Eating fish can reduce the risk of dying from a heart attack by one-third, leading the American Heart Association to recommend a diet that includes at least three ounces of fish twice per week.
The heart healthiest fish are fatty fish that are high in omega three fatty acids according to Tammy Roberts, nutrition and health education specialist with University of Missouri Extension. That includes fish like salmon, mackerel and herring. Tuna has omega three fatty acids but not as much as the others listed.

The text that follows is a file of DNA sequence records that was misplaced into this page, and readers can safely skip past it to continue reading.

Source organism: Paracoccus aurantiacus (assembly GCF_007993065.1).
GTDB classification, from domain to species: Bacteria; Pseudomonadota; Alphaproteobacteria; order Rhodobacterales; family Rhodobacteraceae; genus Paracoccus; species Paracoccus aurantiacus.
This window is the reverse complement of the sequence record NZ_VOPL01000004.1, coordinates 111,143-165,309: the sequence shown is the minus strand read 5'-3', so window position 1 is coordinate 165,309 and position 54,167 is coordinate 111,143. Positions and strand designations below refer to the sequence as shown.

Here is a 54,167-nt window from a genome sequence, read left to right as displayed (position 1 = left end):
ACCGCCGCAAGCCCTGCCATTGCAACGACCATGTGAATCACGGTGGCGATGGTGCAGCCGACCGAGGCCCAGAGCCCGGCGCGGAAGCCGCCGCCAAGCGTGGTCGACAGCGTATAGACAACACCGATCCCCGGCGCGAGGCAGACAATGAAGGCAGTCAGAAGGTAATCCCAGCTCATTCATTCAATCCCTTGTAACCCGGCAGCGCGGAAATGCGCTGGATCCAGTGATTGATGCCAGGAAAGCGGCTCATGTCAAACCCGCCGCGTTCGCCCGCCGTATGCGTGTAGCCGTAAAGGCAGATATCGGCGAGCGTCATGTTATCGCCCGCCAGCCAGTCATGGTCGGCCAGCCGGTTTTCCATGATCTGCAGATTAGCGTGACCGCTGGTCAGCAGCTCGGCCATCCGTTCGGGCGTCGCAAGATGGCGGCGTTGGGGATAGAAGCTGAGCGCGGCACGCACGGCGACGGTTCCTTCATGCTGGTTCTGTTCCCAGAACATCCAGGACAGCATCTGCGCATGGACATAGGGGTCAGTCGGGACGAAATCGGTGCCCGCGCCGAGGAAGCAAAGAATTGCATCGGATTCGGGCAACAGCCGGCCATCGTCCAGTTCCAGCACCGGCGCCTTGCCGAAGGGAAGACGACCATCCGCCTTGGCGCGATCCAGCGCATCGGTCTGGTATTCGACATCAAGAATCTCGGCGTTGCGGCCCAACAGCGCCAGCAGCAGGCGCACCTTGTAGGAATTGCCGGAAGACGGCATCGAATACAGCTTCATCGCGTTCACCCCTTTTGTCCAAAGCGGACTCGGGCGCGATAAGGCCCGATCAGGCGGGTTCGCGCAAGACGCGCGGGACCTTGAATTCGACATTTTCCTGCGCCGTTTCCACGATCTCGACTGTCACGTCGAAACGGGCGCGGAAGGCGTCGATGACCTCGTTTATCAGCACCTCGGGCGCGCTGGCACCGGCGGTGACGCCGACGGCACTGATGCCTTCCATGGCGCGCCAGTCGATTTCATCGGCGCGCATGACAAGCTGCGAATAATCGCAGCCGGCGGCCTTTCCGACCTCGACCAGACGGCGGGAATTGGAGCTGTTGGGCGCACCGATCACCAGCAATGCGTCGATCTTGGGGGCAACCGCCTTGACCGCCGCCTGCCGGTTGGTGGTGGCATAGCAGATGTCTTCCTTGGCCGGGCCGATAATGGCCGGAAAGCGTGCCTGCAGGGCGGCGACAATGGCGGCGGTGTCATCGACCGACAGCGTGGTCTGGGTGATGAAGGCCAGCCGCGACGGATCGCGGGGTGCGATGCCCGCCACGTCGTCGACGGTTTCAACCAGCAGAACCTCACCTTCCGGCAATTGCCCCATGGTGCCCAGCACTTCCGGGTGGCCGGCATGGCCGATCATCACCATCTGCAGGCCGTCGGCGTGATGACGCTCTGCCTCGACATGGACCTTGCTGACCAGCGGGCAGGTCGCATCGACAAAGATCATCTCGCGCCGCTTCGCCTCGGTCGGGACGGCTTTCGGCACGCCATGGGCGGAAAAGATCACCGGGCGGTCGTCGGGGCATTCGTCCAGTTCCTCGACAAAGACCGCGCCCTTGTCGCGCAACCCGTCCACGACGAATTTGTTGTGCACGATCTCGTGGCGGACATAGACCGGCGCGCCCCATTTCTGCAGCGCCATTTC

"Some people shy away from fish because of possible contaminants such as mercury, polychlorinated biphenyls (PCBs) and pesticide residues. There are warnings for
women of childbearing age and young children for shark, swordfish, king mackerel and tilefish," said Roberts.
The Environmental Protection Agency, the Food and Drug Administration and an Institute of Medicine report have all concluded, however, that there is not enough evidence to recommend limitations on fish for most adults.